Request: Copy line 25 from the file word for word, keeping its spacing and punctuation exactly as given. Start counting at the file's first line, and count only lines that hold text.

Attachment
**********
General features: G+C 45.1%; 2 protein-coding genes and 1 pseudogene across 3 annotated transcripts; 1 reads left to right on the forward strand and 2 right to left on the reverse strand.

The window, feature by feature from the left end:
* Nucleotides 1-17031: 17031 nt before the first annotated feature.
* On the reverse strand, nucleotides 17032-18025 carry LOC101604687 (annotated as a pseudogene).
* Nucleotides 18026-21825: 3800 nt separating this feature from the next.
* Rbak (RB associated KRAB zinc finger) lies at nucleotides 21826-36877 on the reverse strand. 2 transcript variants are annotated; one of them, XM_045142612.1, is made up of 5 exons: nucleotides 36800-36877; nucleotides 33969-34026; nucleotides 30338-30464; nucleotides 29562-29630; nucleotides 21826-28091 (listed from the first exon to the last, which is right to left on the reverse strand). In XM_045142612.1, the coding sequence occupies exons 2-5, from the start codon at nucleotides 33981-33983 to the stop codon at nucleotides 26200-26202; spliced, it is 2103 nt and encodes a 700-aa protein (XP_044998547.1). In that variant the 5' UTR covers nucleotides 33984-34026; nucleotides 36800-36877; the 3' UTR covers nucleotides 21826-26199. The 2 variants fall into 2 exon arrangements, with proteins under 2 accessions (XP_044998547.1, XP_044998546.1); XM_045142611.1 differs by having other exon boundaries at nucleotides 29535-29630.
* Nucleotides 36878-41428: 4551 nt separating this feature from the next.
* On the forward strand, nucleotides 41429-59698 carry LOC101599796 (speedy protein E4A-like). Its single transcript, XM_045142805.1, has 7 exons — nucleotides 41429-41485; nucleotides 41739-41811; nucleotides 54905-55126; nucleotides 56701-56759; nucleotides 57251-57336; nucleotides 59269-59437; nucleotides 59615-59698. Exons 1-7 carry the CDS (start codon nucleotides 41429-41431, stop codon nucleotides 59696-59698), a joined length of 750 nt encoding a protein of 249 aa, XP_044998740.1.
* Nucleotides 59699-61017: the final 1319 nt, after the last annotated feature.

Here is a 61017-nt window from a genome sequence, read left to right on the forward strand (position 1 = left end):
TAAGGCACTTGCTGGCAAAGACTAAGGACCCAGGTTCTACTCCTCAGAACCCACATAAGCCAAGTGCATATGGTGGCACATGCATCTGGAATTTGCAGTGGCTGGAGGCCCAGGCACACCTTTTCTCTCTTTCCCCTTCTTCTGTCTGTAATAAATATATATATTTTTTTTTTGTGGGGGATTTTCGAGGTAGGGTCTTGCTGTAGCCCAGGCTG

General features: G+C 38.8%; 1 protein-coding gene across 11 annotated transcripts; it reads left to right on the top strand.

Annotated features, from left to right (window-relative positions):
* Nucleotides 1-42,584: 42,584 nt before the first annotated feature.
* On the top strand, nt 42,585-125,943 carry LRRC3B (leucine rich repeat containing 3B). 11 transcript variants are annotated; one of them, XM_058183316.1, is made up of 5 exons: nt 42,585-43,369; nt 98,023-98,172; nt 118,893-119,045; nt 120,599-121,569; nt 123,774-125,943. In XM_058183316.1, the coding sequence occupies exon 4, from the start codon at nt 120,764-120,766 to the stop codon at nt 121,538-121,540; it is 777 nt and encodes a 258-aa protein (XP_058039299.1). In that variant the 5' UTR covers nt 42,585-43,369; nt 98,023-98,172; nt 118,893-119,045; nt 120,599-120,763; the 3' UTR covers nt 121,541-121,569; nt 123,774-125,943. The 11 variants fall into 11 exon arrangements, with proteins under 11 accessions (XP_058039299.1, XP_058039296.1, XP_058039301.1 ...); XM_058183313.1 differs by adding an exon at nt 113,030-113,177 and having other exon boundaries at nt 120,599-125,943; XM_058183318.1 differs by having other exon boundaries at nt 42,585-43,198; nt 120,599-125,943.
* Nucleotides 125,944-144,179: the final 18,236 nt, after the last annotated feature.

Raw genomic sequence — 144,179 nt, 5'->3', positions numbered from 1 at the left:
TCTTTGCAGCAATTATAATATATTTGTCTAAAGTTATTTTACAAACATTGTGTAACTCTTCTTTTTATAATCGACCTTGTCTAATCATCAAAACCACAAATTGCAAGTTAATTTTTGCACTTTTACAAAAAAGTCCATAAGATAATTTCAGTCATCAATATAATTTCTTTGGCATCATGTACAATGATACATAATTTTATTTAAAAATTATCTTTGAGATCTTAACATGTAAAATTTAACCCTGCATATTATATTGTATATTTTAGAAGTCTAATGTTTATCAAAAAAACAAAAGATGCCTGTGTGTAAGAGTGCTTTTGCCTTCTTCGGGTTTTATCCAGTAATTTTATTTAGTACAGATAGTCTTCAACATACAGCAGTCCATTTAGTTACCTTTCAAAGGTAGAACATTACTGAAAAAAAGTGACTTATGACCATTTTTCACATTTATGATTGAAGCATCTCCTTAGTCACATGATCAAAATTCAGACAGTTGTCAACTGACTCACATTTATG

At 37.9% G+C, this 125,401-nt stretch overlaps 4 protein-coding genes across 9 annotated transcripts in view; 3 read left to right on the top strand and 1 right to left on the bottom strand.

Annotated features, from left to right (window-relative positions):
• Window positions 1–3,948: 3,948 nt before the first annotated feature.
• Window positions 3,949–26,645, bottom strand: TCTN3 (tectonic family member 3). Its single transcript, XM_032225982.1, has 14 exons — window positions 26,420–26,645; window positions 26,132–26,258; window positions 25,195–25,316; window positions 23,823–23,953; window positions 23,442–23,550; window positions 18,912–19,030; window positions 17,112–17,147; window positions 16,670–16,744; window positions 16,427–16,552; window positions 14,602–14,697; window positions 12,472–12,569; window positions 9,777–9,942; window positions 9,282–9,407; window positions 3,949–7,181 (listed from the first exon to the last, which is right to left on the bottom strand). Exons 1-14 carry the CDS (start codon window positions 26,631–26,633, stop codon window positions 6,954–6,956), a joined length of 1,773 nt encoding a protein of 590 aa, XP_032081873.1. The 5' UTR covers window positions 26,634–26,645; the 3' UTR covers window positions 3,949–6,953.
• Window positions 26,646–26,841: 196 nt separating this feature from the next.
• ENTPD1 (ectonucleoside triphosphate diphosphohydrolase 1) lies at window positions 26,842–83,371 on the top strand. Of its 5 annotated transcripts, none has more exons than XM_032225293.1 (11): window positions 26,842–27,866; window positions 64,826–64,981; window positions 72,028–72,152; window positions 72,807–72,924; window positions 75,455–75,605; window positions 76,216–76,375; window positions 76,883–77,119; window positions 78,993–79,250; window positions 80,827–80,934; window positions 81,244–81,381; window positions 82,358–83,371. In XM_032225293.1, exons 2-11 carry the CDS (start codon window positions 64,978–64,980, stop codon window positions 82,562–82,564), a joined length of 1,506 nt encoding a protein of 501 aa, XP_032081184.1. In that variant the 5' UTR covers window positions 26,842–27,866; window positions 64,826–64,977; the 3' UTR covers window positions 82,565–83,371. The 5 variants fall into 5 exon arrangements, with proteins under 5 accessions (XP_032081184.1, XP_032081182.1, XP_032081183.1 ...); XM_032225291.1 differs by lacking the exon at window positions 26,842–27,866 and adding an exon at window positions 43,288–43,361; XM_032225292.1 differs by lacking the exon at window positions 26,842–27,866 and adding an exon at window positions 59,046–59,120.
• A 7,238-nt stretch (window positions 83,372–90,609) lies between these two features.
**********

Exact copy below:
• A 7,238-nt stretch (window positions 83,372–90,609) lies between these two features.